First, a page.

Again with the light. This time, though, with the splintered stick in the ear.
That’s a new one today, he thought. He didn’t say it, however. No, he was too busy screaming.
Eventually, the sharp pain ebbed into an aching throb.
“Did you act alone?” The deep-voiced Hekayti interrogator, a close companion these past few days of his misadventure on the colony world of Ashkodt. He hadn’t seen the big fellow’s face yet. The interrogator had carefully kept to the shadows behind him and to the left. They had strapped him to a metal table, which they angled with his head toward the floor and his floppy orange-furred feet toward the ceiling.
They weren’t asking him to confess anymore. He supposed that was progress. They had him. They had the computer that he had used. Apparently, they didn’t consider it possible that he had managed to succeed on his own. But he had. Undeniably, he had broken through the digital fortification around their Emergence program, which established cultural brainwashing and social programming for a generation of young Hekayti colonists. He had breached the walls and rewritten the code so that the new generation would demand to govern their own destiny.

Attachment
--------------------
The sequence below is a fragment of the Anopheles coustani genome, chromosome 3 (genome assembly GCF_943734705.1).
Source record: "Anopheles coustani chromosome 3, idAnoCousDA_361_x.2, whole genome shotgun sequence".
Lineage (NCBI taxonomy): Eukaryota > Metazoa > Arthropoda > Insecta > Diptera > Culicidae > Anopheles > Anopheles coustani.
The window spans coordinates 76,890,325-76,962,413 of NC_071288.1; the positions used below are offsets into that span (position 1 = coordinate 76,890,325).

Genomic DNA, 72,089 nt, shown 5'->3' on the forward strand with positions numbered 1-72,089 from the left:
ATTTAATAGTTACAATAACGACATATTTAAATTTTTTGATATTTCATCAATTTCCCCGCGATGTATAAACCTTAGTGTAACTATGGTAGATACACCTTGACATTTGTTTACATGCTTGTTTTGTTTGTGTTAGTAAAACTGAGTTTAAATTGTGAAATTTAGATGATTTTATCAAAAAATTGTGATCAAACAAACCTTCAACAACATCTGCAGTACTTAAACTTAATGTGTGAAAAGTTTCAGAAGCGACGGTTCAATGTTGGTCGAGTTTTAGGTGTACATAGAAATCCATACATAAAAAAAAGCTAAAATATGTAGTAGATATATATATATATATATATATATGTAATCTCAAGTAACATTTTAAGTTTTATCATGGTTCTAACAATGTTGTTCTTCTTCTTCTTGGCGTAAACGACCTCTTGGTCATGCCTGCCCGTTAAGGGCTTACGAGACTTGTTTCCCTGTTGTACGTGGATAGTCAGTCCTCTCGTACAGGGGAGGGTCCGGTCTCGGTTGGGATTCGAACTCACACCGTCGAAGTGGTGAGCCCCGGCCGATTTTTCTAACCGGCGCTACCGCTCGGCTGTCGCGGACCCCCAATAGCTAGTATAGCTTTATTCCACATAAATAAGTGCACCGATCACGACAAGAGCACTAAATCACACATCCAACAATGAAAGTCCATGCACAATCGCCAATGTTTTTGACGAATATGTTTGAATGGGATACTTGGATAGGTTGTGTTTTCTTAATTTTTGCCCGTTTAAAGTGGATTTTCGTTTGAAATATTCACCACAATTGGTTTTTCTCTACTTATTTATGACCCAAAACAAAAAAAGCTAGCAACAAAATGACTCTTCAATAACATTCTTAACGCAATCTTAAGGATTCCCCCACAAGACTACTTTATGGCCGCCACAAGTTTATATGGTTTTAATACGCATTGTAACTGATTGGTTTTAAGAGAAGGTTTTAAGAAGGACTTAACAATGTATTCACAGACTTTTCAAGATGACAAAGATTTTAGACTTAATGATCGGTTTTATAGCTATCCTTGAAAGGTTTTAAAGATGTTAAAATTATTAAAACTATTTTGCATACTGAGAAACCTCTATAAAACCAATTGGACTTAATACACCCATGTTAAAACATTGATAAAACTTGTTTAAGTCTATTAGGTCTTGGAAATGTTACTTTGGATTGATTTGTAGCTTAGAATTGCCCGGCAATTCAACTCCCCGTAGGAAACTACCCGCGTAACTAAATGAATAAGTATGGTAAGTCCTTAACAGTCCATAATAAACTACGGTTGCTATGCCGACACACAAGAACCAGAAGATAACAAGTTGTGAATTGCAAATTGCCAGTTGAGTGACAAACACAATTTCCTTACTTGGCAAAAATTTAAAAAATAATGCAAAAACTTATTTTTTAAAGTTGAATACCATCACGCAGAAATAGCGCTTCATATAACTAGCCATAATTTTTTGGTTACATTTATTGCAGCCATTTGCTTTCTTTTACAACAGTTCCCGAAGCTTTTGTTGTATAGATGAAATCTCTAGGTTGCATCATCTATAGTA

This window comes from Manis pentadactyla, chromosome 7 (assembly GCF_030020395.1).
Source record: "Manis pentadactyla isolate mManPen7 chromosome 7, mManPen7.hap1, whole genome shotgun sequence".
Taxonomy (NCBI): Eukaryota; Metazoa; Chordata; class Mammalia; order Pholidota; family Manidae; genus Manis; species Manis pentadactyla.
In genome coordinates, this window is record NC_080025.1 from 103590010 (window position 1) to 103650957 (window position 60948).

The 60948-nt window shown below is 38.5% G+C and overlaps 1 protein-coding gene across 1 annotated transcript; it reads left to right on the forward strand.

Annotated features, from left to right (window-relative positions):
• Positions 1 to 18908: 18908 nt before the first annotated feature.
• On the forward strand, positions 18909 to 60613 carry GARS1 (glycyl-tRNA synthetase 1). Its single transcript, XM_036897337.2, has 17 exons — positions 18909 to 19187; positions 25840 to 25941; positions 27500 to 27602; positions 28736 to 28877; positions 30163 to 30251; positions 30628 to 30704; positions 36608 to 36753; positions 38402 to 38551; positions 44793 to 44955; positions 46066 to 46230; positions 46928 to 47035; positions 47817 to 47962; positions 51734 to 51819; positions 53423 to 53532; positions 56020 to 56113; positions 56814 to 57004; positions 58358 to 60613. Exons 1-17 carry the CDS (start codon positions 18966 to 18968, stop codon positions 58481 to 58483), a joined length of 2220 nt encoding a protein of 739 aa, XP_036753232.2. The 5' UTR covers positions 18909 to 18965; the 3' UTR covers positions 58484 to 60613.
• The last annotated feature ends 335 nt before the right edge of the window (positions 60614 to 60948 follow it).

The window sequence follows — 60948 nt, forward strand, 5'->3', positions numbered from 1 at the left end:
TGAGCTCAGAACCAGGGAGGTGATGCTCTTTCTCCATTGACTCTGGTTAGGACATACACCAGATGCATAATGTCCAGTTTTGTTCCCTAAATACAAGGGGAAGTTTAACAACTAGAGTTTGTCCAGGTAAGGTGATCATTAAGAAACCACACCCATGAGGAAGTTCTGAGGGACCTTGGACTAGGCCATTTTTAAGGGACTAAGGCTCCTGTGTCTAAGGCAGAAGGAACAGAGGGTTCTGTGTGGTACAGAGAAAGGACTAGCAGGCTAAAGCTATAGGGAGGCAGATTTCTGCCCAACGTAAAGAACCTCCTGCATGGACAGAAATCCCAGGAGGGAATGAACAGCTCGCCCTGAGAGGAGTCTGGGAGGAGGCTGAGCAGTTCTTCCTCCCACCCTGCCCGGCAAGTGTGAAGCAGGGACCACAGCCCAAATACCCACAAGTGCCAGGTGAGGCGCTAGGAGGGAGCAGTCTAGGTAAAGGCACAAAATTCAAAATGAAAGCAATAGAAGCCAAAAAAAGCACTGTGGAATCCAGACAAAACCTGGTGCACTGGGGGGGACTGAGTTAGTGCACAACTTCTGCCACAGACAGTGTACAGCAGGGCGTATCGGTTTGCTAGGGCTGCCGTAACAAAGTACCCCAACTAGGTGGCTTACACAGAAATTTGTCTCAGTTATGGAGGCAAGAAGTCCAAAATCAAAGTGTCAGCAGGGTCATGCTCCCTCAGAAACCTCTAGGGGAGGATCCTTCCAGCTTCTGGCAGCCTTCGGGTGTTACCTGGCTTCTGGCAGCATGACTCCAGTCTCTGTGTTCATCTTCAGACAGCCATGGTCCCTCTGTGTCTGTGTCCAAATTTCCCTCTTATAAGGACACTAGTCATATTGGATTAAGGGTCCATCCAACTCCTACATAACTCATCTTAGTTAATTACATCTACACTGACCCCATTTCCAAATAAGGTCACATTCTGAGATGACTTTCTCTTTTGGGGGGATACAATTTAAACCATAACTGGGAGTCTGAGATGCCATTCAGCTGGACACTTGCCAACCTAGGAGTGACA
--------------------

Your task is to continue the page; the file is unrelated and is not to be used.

“I do my best work alone,” he rasped.
Sticks in both ears for a while. Eventually, someone shrieked something panicked about his helpers. He wanted that person to shut up. Unfortunately, he realized too late, it was his voice doing the shrieking.
“Now,” the interrogator said, leaning close behind his braced head, “their names.”
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